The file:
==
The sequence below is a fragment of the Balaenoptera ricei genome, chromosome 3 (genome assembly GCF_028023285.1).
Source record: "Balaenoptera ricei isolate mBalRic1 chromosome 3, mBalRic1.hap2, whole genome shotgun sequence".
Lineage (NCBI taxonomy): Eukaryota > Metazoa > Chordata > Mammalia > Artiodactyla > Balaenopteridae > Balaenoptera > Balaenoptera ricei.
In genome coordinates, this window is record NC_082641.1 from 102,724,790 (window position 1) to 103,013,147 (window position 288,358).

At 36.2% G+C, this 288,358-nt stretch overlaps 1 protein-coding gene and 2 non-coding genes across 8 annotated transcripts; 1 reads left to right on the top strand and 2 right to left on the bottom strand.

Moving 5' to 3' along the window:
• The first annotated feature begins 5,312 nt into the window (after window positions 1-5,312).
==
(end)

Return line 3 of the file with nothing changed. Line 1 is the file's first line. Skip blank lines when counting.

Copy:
Lineage (NCBI taxonomy): Eukaryota > Metazoa > Chordata > Mammalia > Artiodactyla > Balaenopteridae > Balaenoptera > Balaenoptera ricei.